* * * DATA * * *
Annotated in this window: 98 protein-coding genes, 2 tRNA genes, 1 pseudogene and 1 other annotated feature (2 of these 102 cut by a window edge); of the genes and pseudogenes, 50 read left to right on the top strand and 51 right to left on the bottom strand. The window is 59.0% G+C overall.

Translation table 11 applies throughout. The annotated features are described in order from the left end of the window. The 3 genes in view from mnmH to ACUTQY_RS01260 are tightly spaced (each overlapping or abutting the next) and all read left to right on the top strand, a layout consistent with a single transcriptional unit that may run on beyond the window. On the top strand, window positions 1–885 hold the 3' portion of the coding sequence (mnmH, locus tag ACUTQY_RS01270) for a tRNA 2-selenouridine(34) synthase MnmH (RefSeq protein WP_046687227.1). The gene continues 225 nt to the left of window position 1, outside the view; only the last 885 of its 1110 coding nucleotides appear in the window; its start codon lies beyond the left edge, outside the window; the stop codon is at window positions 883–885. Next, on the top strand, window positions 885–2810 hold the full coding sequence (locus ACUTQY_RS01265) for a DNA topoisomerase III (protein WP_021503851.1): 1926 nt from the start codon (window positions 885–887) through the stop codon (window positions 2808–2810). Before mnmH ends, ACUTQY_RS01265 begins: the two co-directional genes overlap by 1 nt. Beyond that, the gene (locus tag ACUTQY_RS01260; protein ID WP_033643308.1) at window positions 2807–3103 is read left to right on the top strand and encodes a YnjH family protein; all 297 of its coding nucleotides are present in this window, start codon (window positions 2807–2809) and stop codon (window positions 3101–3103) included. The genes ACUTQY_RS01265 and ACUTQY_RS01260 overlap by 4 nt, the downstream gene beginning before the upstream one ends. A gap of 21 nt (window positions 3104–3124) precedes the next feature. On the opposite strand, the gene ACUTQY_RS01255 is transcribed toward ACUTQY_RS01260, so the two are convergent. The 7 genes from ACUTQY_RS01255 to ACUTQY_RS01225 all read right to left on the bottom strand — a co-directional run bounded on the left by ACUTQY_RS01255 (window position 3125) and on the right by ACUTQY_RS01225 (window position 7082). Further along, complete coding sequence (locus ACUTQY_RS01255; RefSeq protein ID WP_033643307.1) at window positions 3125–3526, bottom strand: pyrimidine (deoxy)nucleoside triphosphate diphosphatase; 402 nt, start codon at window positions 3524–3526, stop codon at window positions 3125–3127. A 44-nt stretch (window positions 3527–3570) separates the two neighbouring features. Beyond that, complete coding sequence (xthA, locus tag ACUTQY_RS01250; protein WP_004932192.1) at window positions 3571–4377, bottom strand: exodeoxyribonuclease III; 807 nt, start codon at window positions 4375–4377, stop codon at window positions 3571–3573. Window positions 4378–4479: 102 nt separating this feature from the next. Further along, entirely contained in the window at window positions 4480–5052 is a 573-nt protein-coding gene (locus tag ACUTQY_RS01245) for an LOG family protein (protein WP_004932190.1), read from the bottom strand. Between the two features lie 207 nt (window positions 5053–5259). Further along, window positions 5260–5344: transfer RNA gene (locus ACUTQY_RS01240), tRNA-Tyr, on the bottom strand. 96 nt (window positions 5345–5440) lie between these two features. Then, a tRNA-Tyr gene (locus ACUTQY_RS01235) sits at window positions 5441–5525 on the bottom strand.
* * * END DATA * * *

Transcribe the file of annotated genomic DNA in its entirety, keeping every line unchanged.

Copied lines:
Annotated in this window: 98 protein-coding genes, 2 tRNA genes, 1 pseudogene and 1 other annotated feature (2 of these 102 cut by a window edge); of the genes and pseudogenes, 50 read left to right on the top strand and 51 right to left on the bottom strand. The window is 59.0% G+C overall.

Translation table 11 applies throughout. The annotated features are described in order from the left end of the window. The 3 genes in view from mnmH to ACUTQY_RS01260 are tightly spaced (each overlapping or abutting the next) and all read left to right on the top strand, a layout consistent with a single transcriptional unit that may run on beyond the window. On the top strand, window positions 1–885 hold the 3' portion of the coding sequence (mnmH, locus tag ACUTQY_RS01270) for a tRNA 2-selenouridine(34) synthase MnmH (RefSeq protein WP_046687227.1). The gene continues 225 nt to the left of window position 1, outside the view; only the last 885 of its 1110 coding nucleotides appear in the window; its start codon lies beyond the left edge, outside the window; the stop codon is at window positions 883–885. Next, on the top strand, window positions 885–2810 hold the full coding sequence (locus ACUTQY_RS01265) for a DNA topoisomerase III (protein WP_021503851.1): 1926 nt from the start codon (window positions 885–887) through the stop codon (window positions 2808–2810). Before mnmH ends, ACUTQY_RS01265 begins: the two co-directional genes overlap by 1 nt. Beyond that, the gene (locus tag ACUTQY_RS01260; protein ID WP_033643308.1) at window positions 2807–3103 is read left to right on the top strand and encodes a YnjH family protein; all 297 of its coding nucleotides are present in this window, start codon (window positions 2807–2809) and stop codon (window positions 3101–3103) included. The genes ACUTQY_RS01265 and ACUTQY_RS01260 overlap by 4 nt, the downstream gene beginning before the upstream one ends. A gap of 21 nt (window positions 3104–3124) precedes the next feature. On the opposite strand, the gene ACUTQY_RS01255 is transcribed toward ACUTQY_RS01260, so the two are convergent. The 7 genes from ACUTQY_RS01255 to ACUTQY_RS01225 all read right to left on the bottom strand — a co-directional run bounded on the left by ACUTQY_RS01255 (window position 3125) and on the right by ACUTQY_RS01225 (window position 7082). Further along, complete coding sequence (locus ACUTQY_RS01255; RefSeq protein ID WP_033643307.1) at window positions 3125–3526, bottom strand: pyrimidine (deoxy)nucleoside triphosphate diphosphatase; 402 nt, start codon at window positions 3524–3526, stop codon at window positions 3125–3127. A 44-nt stretch (window positions 3527–3570) separates the two neighbouring features. Beyond that, complete coding sequence (xthA, locus tag ACUTQY_RS01250; protein WP_004932192.1) at window positions 3571–4377, bottom strand: exodeoxyribonuclease III; 807 nt, start codon at window positions 4375–4377, stop codon at window positions 3571–3573. Window positions 4378–4479: 102 nt separating this feature from the next. Further along, entirely contained in the window at window positions 4480–5052 is a 573-nt protein-coding gene (locus tag ACUTQY_RS01245) for an LOG family protein (protein WP_004932190.1), read from the bottom strand. Between the two features lie 207 nt (window positions 5053–5259). Further along, window positions 5260–5344: transfer RNA gene (locus ACUTQY_RS01240), tRNA-Tyr, on the bottom strand. 96 nt (window positions 5345–5440) lie between these two features. Then, a tRNA-Tyr gene (locus ACUTQY_RS01235) sits at window positions 5441–5525 on the bottom strand.